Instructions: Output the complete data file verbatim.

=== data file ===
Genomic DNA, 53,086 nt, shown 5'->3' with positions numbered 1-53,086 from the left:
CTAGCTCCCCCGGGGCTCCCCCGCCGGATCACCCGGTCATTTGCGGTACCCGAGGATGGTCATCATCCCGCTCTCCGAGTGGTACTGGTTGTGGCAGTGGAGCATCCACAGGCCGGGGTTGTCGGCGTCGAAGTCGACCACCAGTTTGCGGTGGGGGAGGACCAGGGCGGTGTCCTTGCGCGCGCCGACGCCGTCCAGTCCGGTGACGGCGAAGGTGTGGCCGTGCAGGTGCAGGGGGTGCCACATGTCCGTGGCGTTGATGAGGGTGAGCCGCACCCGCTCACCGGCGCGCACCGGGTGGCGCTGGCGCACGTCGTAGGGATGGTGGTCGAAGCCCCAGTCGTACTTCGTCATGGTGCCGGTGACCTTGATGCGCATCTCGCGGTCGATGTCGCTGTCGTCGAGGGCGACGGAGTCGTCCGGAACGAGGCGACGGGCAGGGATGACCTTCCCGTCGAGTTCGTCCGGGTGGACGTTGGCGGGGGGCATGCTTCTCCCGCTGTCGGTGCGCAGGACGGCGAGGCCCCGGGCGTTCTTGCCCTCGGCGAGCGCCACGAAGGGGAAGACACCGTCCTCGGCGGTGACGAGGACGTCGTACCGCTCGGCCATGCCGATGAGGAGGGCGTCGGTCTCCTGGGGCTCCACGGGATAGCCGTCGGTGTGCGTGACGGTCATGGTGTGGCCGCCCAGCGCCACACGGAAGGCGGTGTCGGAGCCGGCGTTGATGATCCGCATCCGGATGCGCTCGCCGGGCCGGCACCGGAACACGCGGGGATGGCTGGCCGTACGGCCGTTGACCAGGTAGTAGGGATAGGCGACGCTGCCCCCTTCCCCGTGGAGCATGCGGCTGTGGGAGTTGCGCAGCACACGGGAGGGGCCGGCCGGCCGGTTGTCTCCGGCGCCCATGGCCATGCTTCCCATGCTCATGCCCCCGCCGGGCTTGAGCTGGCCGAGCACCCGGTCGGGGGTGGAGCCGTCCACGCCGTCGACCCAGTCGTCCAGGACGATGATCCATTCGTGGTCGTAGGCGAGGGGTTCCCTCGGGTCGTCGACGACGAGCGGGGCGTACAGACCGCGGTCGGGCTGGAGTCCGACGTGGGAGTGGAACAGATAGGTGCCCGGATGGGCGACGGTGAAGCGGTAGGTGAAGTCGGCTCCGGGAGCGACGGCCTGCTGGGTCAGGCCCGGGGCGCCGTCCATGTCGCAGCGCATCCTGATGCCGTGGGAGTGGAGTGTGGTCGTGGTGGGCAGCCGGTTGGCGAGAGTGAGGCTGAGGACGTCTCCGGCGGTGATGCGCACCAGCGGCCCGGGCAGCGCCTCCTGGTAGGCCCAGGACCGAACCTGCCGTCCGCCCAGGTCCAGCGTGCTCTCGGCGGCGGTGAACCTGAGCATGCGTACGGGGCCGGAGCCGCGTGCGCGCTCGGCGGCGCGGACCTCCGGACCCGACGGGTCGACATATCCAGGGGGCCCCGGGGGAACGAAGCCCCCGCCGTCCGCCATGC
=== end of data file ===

Genomic DNA, 53,086 nt, shown 5'->3' with positions numbered 1-53,086 from the left:
CTAGCTCCCCCGGGGCTCCCCCGCCGGATCACCCGGTCATTTGCGGTACCCGAGGATGGTCATCATCCCGCTCTCCGAGTGGTACTGGTTGTGGCAGTGGAGCATCCACAGGCCGGGGTTGTCGGCGTCGAAGTCGACCACCAGTTTGCGGTGGGGGAGGACCAGGGCGGTGTCCTTGCGCGCGCCGACGCCGTCCAGTCCGGTGACGGCGAAGGTGTGGCCGTGCAGGTGCAGGGGGTGCCACATGTCCGTGGCGTTGATGAGGGTGAGCCGCACCCGCTCACCGGCGCGCACCGGGTGGCGCTGGCGCACGTCGTAGGGATGGTGGTCGAAGCCCCAGTCGTACTTCGTCATGGTGCCGGTGACCTTGATGCGCATCTCGCGGTCGATGTCGCTGTCGTCGAGGGCGACGGAGTCGTCCGGAACGAGGCGACGGGCAGGGATGACCTTCCCGTCGAGTTCGTCCGGGTGGACGTTGGCGGGGGGCATGCTTCTCCCGCTGTCGGTGCGCAGGACGGCGAGGCCCCGGGCGTTCTTGCCCTCGGCGAGCGCCACGAAGGGGAAGACACCGTCCTCGGCGGTGACGAGGACGTCGTACCGCTCGGCCATGCCGATGAGGAGGGCGTCGGTCTCCTGGGGCTCCACGGGATAGCCGTCGGTGTGCGTGACGGTCATGGTGTGGCCGCCCAGCGCCACACGGAAGGCGGTGTCGGAGCCGGCGTTGATGATCCGCATCCGGATGCGCTCGCCGGGCCGGCACCGGAACACGCGGGGATGGCTGGCCGTACGGCCGTTGACCAGGTAGTAGGGATAGGCGACGCTGCCCCCTTCCCCGTGGAGCATGCGGCTGTGGGAGTTGCGCAGCACACGGGAGGGGCCGGCCGGCCGGTTGTCTCCGGCGCCCATGGCCATGCTTCCCATGCTCATGCCCCCGCCGGGCTTGAGCTGGCCGAGCACCCGGTCGGGGGTGGAGCCGTCCACGCCGTCGACCCAGTCGTCCAGGACGATGATCCATTCGTGGTCGTAGGCGAGGGGTTCCCTCGGGTCGTCGACGACGAGCGGGGCGTACAGACCGCGGTCGGGCTGGAGTCCGACGTGGGAGTGGAACAGATAGGTGCCCGGATGGGCGACGGTGAAGCGGTAGGTGAAGTCGGCTCCGGGAGCGACGGCCTGCTGGGTCAGGCCCGGGGCGCCGTCCATGTCGCAGCGCATCCTGATGCCGTGGGAGTGGAGTGTGGTCGTGGTGGGCAGCCGGTTGGCGAGAGTGAGGCTGAGGACGTCTCCGGCGGTGATGCGCACCAGCGGCCCGGGCAGCGCCTCCTGGTAGGCCCAGGACCGAACCTGCCGTCCGCCCAGGTCCAGCGTGCTCTCGGCGGCGGTGAACCTGAGCATGCGTACGGGGCCGGAGCCGCGTGCGCGCTCGGCGGCGCGGACCTCCGGACCCGACGGGTCGACATATCCAGGGGGCCCCGGGGGAACGAAGCCCCCGCCGTCCGCCATGC